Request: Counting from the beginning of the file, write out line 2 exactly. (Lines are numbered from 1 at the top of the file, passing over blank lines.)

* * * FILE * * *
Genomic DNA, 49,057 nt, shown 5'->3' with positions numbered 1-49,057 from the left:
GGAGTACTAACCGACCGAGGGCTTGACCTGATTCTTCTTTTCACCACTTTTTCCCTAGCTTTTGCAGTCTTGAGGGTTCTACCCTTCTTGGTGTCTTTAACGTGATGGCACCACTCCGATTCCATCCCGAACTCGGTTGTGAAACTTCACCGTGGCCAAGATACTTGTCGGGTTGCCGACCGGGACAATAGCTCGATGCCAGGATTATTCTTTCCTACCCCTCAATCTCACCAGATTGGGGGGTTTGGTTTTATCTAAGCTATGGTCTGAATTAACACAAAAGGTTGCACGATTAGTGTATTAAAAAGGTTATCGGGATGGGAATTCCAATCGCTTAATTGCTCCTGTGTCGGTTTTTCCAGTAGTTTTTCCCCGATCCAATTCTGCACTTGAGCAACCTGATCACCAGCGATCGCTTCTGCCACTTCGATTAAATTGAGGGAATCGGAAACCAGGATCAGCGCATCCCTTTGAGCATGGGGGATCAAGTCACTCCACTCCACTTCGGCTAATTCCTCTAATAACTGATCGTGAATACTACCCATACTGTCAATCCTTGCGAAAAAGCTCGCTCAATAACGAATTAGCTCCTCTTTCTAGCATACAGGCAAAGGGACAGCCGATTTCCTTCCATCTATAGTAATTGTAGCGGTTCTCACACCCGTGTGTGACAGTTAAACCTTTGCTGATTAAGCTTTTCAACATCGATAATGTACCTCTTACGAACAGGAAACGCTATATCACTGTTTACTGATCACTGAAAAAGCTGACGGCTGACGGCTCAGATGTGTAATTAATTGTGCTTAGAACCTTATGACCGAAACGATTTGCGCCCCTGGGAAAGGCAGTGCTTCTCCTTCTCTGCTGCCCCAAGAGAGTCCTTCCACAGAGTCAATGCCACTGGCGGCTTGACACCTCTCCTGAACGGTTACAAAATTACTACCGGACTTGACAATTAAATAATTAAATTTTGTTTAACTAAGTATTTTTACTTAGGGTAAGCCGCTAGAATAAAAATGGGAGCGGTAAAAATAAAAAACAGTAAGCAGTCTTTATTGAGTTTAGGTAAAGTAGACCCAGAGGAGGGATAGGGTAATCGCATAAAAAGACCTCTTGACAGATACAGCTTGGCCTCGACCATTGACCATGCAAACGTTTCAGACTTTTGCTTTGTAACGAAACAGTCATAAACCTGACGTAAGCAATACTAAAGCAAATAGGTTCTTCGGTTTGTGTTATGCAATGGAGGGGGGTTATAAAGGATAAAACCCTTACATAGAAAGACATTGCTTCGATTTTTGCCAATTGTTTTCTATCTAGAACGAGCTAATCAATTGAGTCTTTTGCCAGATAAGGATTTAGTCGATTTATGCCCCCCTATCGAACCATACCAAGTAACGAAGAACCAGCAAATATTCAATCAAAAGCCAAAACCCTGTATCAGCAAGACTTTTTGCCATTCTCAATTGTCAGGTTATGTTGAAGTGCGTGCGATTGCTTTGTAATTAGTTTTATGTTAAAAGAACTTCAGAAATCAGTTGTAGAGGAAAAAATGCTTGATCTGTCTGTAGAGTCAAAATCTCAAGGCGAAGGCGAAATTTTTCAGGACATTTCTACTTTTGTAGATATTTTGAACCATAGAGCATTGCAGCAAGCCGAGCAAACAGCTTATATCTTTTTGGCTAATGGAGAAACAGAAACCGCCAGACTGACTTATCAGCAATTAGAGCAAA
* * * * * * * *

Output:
GGAGTACTAACCGACCGAGGGCTTGACCTGATTCTTCTTTTCACCACTTTTTCCCTAGCTTTTGCAGTCTTGAGGGTTCTACCCTTCTTGGTGTCTTTAACGTGATGGCACCACTCCGATTCCATCCCGAACTCGGTTGTGAAACTTCACCGTGGCCAAGATACTTGTCGGGTTGCCGACCGGGACAATAGCTCGATGCCAGGATTATTCTTTCCTACCCCTCAATCTCACCAGATTGGGGGGTTTGGTTTTATCTAAGCTATGGTCTGAATTAACACAAAAGGTTGCACGATTAGTGTATTAAAAAGGTTATCGGGATGGGAATTCCAATCGCTTAATTGCTCCTGTGTCGGTTTTTCCAGTAGTTTTTCCCCGATCCAATTCTGCACTTGAGCAACCTGATCACCAGCGATCGCTTCTGCCACTTCGATTAAATTGAGGGAATCGGAAACCAGGATCAGCGCATCCCTTTGAGCATGGGGGATCAAGTCACTCCACTCCACTTCGGCTAATTCCTCTAATAACTGATCGTGAATACTACCCATACTGTCAATCCTTGCGAAAAAGCTCGCTCAATAACGAATTAGCTCCTCTTTCTAGCATACAGGCAAAGGGACAGCCGATTTCCTTCCATCTATAGTAATTGTAGCGGTTCTCACACCCGTGTGTGACAGTTAAACCTTTGCTGATTAAGCTTTTCAACATCGATAATGTACCTCTTACGAACAGGAAACGCTATATCACTGTTTACTGATCACTGAAAAAGCTGACGGCTGACGGCTCAGATGTGTAATTAATTGTGCTTAGAACCTTATGACCGAAACGATTTGCGCCCCTGGGAAAGGCAGTGCTTCTCCTTCTCTGCTGCCCCAAGAGAGTCCTTCCACAGAGTCAATGCCACTGGCGGCTTGACACCTCTCCTGAACGGTTACAAAATTACTACCGGACTTGACAATTAAATAATTAAATTTTGTTTAACTAAGTATTTTTACTTAGGGTAAGCCGCTAGAATAAAAATGGGAGCGGTAAAAATAAAAAACAGTAAGCAGTCTTTATTGAGTTTAGGTAAAGTAGACCCAGAGGAGGGATAGGGTAATCGCATAAAAAGACCTCTTGACAGATACAGCTTGGCCTCGACCATTGACCATGCAAACGTTTCAGACTTTTGCTTTGTAACGAAACAGTCATAAACCTGACGTAAGCAATACTAAAGCAAATAGGTTCTTCGGTTTGTGTTATGCAATGGAGGGGGGTTATAAAGGATAAAACCCTTACATAGAAAGACATTGCTTCGATTTTTGCCAATTGTTTTCTATCTAGAACGAGCTAATCAATTGAGTCTTTTGCCAGATAAGGATTTAGTCGATTTATGCCCCCCTATCGAACCATACCAAGTAACGAAGAACCAGCAAATATTCAATCAAAAGCCAAAACCCTGTATCAGCAAGACTTTTTGCCATTCTCAATTGTCAGGTTATGTTGAAGTGCGTGCGATTGCTTTGTAATTAGTTTTATGTTAAAAGAACTTCAGAAATCAGTTGTAGAGGAAAAAATGCTTGATCTGTCTGTAGAGTCAAAATCTCAAGGCGAAGGCGAAATTTTTCAGGACATTTCTACTTTTGTAGATATTTTGAACCATAGAGCATTGCAGCAAGCCGAGCAAACAGCTTATATCTTTTTGGCTAATGGAGAAACAGAAACCGCCAGACTGACTTATCAGCAATTAGAGCAAA